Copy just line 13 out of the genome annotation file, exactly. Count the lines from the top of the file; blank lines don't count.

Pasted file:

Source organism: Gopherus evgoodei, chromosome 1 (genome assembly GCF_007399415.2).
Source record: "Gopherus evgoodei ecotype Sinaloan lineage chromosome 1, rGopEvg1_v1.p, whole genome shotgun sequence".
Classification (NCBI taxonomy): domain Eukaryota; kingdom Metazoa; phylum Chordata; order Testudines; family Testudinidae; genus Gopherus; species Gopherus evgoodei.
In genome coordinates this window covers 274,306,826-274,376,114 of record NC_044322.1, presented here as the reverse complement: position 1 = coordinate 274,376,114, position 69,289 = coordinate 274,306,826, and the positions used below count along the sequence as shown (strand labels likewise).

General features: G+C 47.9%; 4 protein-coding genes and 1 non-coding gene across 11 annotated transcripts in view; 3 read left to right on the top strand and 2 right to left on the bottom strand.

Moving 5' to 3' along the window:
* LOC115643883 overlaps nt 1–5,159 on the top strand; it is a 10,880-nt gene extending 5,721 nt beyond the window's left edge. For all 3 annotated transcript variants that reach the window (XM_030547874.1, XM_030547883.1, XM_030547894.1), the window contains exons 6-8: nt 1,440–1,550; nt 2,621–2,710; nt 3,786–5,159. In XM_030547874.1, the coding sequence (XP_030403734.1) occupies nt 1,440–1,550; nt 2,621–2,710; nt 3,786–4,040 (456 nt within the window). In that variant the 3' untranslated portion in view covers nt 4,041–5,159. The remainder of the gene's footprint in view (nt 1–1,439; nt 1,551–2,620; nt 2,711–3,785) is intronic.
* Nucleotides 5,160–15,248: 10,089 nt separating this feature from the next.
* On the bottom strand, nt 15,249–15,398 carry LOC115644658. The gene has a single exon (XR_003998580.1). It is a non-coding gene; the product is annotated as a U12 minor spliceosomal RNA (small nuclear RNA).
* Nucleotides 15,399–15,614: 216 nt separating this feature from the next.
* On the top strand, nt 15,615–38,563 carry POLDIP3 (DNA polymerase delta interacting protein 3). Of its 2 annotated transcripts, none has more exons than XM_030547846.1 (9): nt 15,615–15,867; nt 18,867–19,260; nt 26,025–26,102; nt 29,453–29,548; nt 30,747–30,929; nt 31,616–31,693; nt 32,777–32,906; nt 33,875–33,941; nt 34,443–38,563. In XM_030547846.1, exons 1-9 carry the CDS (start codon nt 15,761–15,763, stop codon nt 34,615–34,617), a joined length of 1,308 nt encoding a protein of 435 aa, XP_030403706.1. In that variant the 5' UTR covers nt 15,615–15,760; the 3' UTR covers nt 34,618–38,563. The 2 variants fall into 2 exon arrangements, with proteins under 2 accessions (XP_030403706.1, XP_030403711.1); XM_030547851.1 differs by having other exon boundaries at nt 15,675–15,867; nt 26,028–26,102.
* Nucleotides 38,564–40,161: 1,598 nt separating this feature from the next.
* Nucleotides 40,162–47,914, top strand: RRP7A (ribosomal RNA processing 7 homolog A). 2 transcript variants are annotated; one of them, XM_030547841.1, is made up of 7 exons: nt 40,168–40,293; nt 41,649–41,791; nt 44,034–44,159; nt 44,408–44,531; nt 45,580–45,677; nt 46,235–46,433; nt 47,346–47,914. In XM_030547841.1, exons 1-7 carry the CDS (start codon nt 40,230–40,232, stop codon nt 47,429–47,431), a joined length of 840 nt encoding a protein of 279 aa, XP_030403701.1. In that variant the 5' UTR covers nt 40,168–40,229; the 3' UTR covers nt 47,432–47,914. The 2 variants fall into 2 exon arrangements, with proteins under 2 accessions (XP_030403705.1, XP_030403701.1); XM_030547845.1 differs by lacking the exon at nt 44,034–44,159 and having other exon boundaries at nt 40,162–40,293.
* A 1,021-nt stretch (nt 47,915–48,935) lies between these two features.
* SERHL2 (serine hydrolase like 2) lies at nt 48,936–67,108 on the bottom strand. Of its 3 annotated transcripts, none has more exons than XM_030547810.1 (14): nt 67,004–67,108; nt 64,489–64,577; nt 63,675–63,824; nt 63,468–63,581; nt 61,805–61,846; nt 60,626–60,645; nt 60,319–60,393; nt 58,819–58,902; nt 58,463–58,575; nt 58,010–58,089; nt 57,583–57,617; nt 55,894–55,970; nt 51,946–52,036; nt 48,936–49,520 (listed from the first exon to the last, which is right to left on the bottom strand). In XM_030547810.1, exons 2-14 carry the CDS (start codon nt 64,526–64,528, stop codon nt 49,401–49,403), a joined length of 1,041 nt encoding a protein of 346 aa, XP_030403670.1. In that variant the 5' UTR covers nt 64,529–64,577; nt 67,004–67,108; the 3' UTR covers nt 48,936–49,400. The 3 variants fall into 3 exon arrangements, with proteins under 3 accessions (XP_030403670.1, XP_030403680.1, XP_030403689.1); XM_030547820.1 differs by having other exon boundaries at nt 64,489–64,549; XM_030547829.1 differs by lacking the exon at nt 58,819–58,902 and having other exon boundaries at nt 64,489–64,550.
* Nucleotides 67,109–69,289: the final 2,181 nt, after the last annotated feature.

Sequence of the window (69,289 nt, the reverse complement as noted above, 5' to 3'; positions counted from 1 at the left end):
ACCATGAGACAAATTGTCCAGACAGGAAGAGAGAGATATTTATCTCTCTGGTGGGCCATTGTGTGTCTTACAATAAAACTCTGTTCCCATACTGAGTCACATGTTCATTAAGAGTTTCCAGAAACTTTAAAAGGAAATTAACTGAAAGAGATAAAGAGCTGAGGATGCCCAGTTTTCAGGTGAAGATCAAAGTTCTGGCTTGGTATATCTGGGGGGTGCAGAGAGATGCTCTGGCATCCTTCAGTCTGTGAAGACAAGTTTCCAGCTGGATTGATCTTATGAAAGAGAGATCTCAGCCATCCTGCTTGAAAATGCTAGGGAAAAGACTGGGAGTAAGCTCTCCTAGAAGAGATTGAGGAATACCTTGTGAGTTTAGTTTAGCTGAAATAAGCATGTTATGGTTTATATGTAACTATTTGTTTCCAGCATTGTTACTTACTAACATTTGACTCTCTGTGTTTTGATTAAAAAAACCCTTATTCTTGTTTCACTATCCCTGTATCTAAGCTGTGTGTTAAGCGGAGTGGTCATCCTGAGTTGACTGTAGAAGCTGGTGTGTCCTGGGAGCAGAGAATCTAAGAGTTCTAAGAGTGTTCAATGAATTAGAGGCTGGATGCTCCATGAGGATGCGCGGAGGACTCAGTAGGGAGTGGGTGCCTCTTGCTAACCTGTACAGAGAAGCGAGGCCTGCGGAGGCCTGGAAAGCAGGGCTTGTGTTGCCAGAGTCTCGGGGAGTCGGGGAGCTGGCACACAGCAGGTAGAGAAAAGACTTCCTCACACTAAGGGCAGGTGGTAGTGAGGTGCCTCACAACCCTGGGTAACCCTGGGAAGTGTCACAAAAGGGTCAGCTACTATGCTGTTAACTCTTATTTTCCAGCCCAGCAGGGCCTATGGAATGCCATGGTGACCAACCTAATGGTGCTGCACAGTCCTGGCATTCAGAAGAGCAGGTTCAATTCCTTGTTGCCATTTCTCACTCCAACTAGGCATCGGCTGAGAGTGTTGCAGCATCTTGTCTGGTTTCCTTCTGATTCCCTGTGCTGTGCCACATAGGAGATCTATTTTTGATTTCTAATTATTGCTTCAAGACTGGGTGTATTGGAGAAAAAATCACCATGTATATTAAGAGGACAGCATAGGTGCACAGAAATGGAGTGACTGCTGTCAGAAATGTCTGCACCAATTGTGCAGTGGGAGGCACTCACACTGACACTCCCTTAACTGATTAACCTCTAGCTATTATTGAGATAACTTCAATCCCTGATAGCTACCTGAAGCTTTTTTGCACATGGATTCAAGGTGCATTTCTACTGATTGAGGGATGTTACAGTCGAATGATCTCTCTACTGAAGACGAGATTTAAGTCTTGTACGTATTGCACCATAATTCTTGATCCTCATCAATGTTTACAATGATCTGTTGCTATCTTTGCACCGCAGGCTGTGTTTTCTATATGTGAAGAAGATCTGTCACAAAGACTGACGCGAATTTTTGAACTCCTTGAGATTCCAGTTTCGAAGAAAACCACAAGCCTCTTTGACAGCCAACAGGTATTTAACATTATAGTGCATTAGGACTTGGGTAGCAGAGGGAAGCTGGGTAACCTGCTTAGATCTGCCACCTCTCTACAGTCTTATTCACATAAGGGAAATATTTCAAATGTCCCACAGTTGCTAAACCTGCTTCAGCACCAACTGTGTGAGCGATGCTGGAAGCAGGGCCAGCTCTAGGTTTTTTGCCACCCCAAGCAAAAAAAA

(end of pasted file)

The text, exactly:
* Nucleotides 40,162–47,914, top strand: RRP7A (ribosomal RNA processing 7 homolog A). 2 transcript variants are annotated; one of them, XM_030547841.1, is made up of 7 exons: nt 40,168–40,293; nt 41,649–41,791; nt 44,034–44,159; nt 44,408–44,531; nt 45,580–45,677; nt 46,235–46,433; nt 47,346–47,914. In XM_030547841.1, exons 1-7 carry the CDS (start codon nt 40,230–40,232, stop codon nt 47,429–47,431), a joined length of 840 nt encoding a protein of 279 aa, XP_030403701.1. In that variant the 5' UTR covers nt 40,168–40,229; the 3' UTR covers nt 47,432–47,914. The 2 variants fall into 2 exon arrangements, with proteins under 2 accessions (XP_030403705.1, XP_030403701.1); XM_030547845.1 differs by lacking the exon at nt 44,034–44,159 and having other exon boundaries at nt 40,162–40,293.